It vexes me greatly that having to earn my living has forced me to interrupt the work and to attend to small matters.
Every loss which we incur leaves behind it vexation in the memory, save the greatest loss of all, that is, death, which annihilates the memory, together with life.
It is ordained that to the ambitious, who derive no satisfaction from the gifts of life and the beauty of the world, life shall be a cause of suffering, and they shall possess neither the profit nor the beauty of the world.
Experience, the interpreter between creative nature and the human race, teaches the action of nature among mortals: how under the constraint of necessity she cannot act otherwise than as reason, who steers her helm, teaches her to act.
Those who fall in love with practice without science are like a sailor who enters a ship without a helm or a compass, and who never can be certain whither he is going.
Men standing in opposite hemispheres will converse and deride each other and embrace each other, and understand each other's language.
Having wandered some distance among gloomy rocks, I came to the entrance of a great cavern ... Two contrary emotions arose in me: fear and desire -- fear of the threatening dark cavern, desire to see whether there were any marvelous things in it.
Old age takes in part savoury wisdom for its food -- see to that your old age will not lack in nourishment.
The mole has very small eyes and it always lives under ground; and it lives as long as it is in the dark but when it comes into the light it dies immediately, because it becomes known; -- and so it is with lies.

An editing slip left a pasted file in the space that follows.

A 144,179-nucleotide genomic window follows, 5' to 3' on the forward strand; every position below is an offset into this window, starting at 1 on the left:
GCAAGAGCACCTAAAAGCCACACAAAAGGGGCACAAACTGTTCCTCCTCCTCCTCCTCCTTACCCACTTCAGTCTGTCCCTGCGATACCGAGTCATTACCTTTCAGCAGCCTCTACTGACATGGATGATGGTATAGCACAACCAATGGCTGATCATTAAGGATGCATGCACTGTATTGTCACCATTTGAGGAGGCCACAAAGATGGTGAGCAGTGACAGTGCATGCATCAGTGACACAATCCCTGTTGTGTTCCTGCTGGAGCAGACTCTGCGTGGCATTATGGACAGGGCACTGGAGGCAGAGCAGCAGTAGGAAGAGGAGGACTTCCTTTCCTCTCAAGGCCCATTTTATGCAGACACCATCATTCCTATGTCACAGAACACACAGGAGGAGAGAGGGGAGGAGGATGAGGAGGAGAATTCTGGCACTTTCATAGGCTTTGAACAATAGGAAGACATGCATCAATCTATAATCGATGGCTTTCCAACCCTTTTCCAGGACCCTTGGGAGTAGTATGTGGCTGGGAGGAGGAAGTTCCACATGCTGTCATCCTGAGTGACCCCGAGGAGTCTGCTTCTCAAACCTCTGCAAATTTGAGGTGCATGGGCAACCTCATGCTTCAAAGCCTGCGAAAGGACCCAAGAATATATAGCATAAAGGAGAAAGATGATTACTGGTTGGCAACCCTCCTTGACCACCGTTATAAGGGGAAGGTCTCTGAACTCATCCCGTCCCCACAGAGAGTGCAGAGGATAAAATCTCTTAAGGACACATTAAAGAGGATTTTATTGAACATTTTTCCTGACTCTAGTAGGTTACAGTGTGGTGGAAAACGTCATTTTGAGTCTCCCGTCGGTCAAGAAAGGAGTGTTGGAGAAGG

In fact, whatever exists in the universe, in essence, in appearance, in the imagination, the painter has first in his mind and then in his hands ... it lies in his power to create them.
Men of lofty genius sometimes accomplish the most when they work least, for their minds are occupied with their ideas and the perfection of their conceptions, to which they afterwards give form.
If anyone wishes to see how the soul dwells in its body, let him observe how this body uses its daily habitation; that is to say, if this is devoid of order and confused, the body will be kept in disorder and confusion by its soul.
The act of procreation and anything that has any relation to it is so disgusting that human beings would soon die out if there were no pretty faces and sensuous dispositions.
O painter skilled in anatomy, beware lest the undue prominence of the bones, sinews and muscles cause you to become a wooden painter from the desire to make your nude figures reveal all.
Feathers shall raise men even as they do birds towards heaven. That is by letters written with their quills.
It should not be hard for you to stop sometimes and look into the stains of walls, or ashes of a fire, or clouds, or mud or like places, in which...you may find really marvellous ideas.
The vine that has grown old on an old tree falls with the ruin of that tree, and through that bad companionship must perish with it.
If you cause your ship to stop and place the head of a long tube in the water and place the outer extremity to your ear, you will hear ships at a great distance from you.
The light and heat of the universe comes from the sun, and its cold and darkness from the withdrawal of the sun.
I have been impressed with the urgency of doing.
I have been impressed with the urgency of doing. Knowing is not enough we must apply. Being willing is not enough; we must do.
The vivacity and brightness of colors in a landscape will never bear any comparison with a landscape in nature when it is illumined by the sun, unless the painting is placed in such a position that it will receive the same light from the sun as does the landscape.
Look at light and admire its beauty. Close your eyes, and then look again: what you saw is no longer there; and what you will see later is not yet.